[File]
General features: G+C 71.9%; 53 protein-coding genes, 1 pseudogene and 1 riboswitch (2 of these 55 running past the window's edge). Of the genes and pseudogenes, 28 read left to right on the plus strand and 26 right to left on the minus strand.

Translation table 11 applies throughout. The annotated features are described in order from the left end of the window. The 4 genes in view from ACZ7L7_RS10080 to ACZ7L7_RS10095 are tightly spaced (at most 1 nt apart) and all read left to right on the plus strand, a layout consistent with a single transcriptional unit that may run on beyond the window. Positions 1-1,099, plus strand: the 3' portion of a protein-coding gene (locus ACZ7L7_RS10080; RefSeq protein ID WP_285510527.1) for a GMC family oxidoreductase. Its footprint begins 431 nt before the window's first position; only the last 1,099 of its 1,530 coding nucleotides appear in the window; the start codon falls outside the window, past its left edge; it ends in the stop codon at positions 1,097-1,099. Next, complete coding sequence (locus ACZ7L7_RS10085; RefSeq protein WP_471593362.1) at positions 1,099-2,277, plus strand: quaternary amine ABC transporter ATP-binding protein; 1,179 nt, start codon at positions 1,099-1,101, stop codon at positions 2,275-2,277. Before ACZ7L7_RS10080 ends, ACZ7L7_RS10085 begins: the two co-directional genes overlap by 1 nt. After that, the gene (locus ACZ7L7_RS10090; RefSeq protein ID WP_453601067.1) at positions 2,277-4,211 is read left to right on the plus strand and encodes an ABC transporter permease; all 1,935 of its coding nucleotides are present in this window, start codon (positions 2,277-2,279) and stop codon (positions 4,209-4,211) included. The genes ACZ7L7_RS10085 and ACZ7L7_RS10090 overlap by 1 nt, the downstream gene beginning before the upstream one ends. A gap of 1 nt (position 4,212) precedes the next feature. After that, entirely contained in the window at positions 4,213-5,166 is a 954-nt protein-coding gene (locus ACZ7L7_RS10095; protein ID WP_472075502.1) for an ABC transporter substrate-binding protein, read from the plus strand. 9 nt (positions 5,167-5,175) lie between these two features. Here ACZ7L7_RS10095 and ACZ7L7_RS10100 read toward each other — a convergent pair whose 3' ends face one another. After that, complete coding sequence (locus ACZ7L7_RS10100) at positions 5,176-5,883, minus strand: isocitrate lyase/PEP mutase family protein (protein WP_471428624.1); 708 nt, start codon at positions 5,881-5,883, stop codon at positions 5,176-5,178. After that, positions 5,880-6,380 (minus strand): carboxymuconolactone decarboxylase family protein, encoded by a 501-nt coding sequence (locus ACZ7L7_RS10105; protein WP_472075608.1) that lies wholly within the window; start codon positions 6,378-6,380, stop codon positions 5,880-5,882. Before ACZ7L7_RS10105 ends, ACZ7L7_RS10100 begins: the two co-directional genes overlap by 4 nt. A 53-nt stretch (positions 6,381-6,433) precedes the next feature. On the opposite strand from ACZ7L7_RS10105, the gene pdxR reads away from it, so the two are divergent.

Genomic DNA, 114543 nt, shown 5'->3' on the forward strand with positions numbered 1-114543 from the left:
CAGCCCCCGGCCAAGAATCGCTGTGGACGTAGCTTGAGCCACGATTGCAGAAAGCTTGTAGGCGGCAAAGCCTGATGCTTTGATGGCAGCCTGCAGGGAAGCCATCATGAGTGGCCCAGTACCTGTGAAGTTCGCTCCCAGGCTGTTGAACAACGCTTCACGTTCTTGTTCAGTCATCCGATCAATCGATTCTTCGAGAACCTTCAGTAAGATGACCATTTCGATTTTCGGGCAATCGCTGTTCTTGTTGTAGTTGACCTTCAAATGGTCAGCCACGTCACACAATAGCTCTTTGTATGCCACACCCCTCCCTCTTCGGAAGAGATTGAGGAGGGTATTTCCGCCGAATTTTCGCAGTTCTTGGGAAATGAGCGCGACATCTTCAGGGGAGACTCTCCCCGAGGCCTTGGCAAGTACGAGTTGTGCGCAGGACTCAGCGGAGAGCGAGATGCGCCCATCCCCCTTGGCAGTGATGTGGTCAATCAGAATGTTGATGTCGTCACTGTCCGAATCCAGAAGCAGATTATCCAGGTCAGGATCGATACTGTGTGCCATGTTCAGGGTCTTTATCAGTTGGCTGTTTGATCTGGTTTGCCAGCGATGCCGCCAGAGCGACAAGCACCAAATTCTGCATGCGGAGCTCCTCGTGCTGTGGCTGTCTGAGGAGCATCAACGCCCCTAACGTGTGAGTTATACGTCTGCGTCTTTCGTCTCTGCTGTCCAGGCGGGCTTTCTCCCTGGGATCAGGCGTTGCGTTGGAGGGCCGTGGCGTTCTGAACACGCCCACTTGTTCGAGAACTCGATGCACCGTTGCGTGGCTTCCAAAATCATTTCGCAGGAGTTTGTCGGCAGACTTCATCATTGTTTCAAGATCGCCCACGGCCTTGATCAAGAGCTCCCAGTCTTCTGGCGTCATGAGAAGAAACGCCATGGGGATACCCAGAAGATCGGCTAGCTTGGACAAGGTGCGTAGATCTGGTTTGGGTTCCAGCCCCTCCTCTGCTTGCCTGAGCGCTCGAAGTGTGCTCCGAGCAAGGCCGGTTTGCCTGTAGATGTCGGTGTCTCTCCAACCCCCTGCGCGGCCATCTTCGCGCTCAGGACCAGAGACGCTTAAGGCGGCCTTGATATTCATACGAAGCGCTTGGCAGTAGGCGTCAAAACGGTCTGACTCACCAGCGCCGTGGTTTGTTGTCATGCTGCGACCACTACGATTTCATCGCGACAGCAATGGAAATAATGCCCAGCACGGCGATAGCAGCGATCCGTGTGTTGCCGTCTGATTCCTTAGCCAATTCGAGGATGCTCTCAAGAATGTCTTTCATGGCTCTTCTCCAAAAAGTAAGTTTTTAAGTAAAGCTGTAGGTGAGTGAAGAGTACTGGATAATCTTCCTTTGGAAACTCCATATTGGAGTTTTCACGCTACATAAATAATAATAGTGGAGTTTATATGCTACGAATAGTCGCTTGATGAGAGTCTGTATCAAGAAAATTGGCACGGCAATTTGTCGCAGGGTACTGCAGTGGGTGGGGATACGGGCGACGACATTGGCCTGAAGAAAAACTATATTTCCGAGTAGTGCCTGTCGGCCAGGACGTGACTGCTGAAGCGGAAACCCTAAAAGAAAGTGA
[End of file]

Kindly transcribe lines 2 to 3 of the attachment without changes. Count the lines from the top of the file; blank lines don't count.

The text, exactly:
Translation table 11 applies throughout. The annotated features are described in order from the left end of the window. The 4 genes in view from ACZ7L7_RS10080 to ACZ7L7_RS10095 are tightly spaced (at most 1 nt apart) and all read left to right on the plus strand, a layout consistent with a single transcriptional unit that may run on beyond the window. Positions 1-1,099, plus strand: the 3' portion of a protein-coding gene (locus ACZ7L7_RS10080; RefSeq protein ID WP_285510527.1) for a GMC family oxidoreductase. Its footprint begins 431 nt before the window's first position; only the last 1,099 of its 1,530 coding nucleotides appear in the window; the start codon falls outside the window, past its left edge; it ends in the stop codon at positions 1,097-1,099. Next, complete coding sequence (locus ACZ7L7_RS10085; RefSeq protein WP_471593362.1) at positions 1,099-2,277, plus strand: quaternary amine ABC transporter ATP-binding protein; 1,179 nt, start codon at positions 1,099-1,101, stop codon at positions 2,275-2,277. Before ACZ7L7_RS10080 ends, ACZ7L7_RS10085 begins: the two co-directional genes overlap by 1 nt. After that, the gene (locus ACZ7L7_RS10090; RefSeq protein ID WP_453601067.1) at positions 2,277-4,211 is read left to right on the plus strand and encodes an ABC transporter permease; all 1,935 of its coding nucleotides are present in this window, start codon (positions 2,277-2,279) and stop codon (positions 4,209-4,211) included. The genes ACZ7L7_RS10085 and ACZ7L7_RS10090 overlap by 1 nt, the downstream gene beginning before the upstream one ends. A gap of 1 nt (position 4,212) precedes the next feature. After that, entirely contained in the window at positions 4,213-5,166 is a 954-nt protein-coding gene (locus ACZ7L7_RS10095; protein ID WP_472075502.1) for an ABC transporter substrate-binding protein, read from the plus strand. 9 nt (positions 5,167-5,175) lie between these two features. Here ACZ7L7_RS10095 and ACZ7L7_RS10100 read toward each other — a convergent pair whose 3' ends face one another. After that, complete coding sequence (locus ACZ7L7_RS10100) at positions 5,176-5,883, minus strand: isocitrate lyase/PEP mutase family protein (protein WP_471428624.1); 708 nt, start codon at positions 5,881-5,883, stop codon at positions 5,176-5,178. After that, positions 5,880-6,380 (minus strand): carboxymuconolactone decarboxylase family protein, encoded by a 501-nt coding sequence (locus ACZ7L7_RS10105; protein WP_472075608.1) that lies wholly within the window; start codon positions 6,378-6,380, stop codon positions 5,880-5,882. Before ACZ7L7_RS10105 ends, ACZ7L7_RS10100 begins: the two co-directional genes overlap by 4 nt. A 53-nt stretch (positions 6,381-6,433) precedes the next feature. On the opposite strand from ACZ7L7_RS10105, the gene pdxR reads away from it, so the two are divergent.

Genomic DNA, 114543 nt, shown 5'->3' on the forward strand with positions numbered 1-114543 from the left: